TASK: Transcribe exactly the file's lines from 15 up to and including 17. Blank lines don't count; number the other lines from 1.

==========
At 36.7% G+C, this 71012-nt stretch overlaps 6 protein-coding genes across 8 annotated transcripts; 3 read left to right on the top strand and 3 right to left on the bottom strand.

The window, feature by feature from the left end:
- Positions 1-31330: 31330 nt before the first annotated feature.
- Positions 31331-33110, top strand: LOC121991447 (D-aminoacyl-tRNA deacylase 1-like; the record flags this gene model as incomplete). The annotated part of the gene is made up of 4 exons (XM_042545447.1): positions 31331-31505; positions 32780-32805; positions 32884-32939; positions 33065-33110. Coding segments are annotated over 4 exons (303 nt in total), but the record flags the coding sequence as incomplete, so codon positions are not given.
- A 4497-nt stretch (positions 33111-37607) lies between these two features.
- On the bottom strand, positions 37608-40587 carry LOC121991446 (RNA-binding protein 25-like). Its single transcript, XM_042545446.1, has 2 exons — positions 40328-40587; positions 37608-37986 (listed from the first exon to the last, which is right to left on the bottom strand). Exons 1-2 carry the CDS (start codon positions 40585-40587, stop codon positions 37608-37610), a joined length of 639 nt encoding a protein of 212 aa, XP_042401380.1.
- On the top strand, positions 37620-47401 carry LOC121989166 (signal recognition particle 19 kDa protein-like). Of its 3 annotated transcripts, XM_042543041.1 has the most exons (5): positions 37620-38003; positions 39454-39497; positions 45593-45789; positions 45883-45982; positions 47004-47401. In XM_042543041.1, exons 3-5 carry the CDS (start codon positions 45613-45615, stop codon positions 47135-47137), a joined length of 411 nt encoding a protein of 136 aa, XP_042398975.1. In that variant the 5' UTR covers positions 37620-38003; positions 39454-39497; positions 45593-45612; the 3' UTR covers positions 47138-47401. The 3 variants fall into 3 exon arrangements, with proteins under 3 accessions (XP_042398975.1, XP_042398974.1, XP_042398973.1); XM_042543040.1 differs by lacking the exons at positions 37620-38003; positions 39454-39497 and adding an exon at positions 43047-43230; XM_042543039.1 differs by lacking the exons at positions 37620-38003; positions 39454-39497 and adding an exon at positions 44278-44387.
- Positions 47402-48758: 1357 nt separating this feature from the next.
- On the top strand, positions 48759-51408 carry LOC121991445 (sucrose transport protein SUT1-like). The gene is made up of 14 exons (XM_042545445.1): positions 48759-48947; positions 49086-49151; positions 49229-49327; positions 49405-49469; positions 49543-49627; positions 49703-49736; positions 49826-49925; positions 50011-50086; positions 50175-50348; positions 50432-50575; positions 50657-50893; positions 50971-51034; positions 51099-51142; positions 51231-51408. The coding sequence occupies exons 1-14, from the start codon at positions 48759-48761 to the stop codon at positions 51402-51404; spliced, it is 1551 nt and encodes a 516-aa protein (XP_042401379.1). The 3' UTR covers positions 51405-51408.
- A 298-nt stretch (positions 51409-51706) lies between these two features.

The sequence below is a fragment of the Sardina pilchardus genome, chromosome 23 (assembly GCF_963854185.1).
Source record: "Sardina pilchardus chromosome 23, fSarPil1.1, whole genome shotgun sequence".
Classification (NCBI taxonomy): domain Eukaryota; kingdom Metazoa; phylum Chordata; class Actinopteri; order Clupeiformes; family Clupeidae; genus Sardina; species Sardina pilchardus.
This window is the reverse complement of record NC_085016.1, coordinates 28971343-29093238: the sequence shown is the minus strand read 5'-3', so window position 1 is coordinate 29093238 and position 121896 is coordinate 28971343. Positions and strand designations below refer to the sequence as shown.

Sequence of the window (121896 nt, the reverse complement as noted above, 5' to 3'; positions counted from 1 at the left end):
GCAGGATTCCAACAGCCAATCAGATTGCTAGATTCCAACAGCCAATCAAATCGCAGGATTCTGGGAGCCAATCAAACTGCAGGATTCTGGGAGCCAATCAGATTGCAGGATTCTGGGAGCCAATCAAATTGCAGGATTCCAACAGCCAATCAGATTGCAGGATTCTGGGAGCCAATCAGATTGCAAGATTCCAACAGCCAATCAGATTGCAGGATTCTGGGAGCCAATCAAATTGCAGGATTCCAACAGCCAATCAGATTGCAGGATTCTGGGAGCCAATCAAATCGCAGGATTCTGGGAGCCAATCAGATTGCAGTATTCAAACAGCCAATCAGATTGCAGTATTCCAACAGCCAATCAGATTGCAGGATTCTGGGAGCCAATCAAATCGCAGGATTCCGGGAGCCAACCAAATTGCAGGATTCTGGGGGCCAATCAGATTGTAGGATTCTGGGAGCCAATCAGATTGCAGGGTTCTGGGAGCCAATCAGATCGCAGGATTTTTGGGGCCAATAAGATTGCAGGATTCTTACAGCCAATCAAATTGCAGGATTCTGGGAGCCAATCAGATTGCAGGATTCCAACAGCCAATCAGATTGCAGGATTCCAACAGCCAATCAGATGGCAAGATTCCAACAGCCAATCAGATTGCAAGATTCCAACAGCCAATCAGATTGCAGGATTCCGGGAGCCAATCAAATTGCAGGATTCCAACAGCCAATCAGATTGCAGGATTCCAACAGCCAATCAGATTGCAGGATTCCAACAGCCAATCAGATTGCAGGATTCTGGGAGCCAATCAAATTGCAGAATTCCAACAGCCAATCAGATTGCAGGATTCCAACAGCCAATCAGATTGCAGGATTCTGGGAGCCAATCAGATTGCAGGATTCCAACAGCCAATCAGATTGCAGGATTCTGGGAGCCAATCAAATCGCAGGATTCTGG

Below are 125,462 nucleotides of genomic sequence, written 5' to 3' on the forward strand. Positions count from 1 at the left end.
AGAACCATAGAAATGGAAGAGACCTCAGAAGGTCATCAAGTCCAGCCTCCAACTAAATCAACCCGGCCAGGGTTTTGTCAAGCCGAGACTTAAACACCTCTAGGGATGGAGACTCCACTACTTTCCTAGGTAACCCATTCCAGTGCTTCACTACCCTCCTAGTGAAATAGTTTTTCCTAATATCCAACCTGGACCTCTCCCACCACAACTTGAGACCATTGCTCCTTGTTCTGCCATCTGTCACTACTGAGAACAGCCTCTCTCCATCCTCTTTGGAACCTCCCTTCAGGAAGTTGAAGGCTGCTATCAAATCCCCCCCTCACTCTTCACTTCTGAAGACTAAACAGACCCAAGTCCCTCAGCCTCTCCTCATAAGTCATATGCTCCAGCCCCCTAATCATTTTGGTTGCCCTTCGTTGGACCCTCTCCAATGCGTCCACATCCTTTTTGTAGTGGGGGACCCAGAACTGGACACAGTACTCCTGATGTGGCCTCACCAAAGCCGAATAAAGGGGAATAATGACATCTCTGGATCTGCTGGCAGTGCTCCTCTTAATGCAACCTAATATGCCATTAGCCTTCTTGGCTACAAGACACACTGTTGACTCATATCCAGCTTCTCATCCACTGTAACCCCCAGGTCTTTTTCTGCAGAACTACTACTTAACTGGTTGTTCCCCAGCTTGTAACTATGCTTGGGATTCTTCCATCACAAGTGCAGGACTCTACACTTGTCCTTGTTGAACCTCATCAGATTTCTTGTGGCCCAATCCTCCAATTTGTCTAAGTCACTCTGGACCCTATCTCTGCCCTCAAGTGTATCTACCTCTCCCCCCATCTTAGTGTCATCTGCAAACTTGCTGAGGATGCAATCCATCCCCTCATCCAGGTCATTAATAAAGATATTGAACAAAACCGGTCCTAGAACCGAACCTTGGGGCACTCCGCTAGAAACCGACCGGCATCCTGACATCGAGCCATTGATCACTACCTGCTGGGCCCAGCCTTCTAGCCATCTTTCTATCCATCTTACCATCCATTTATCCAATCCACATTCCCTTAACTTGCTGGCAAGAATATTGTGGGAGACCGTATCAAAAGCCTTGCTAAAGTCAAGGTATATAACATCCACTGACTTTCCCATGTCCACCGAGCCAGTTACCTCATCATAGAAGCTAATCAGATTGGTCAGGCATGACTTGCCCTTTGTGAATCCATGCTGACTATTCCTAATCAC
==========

Sequence of the window (121896 nt, the reverse complement as noted above, 5' to 3'; positions counted from 1 at the left end):
GCAGGATTCCAACAGCCAATCAGATTGCTAGATTCCAACAGCCAATCAAATCGCAGGATTCTGGGAGCCAATCAAACTGCAGGATTCTGGGAGCCAATCAGATTGCAGGATTCTGGGAGCCAATCAAATTGCAGGATTCCAACAGCCAATCAGATTGCAGGATTCTGGGAGCCAATCAGATTGCAAGATTCCAACAGCCAATCAGATTGCAGGATTCTGGGAGCCAATCAAATTGCAGGATTCCAACAGCCAATCAGATTGCAGGATTCTGGGAGCCAATCAAATCGCAGGATTCTGGGAGCCAATCAGATTGCAGTATTCAAACAGCCAATCAGATTGCAGTATTCCAACAGCCAATCAGATTGCAGGATTCTGGGAGCCAATCAAATCGCAGGATTCCGGGAGCCAACCAAATTGCAGGATTCTGGGGGCCAATCAGATTGTAGGATTCTGGGAGCCAATCAGATTGCAGGGTTCTGGGAGCCAATCAGATCGCAGGATTTTTGGGGCCAATAAGATTGCAGGATTCTTACAGCCAATCAAATTGCAGGATTCTGGGAGCCAATCAGATTGCAGGATTCCAACAGCCAATCAGATTGCAGGATTCCAACAGCCAATCAGATGGCAAGATTCCAACAGCCAATCAGATTGCAAGATTCCAACAGCCAATCAGATTGCAGGATTCCGGGAGCCAATCAAATTGCAGGATTCCAACAGCCAATCAGATTGCAGGATTCCAACAGCCAATCAGATTGCAGGATTCCAACAGCCAATCAGATTGCAGGATTCTGGGAGCCAATCAAATTGCAGAATTCCAACAGCCAATCAGATTGCAGGATTCCAACAGCCAATCAGATTGCAGGATTCTGGGAGCCAATCAGATTGCAGGATTCCAACAGCCAATCAGATTGCAGGATTCTGGGAGCCAATCAAATCGCAGGATTCTGG

Below are 125,462 nucleotides of genomic sequence, written 5' to 3' on the forward strand. Positions count from 1 at the left end.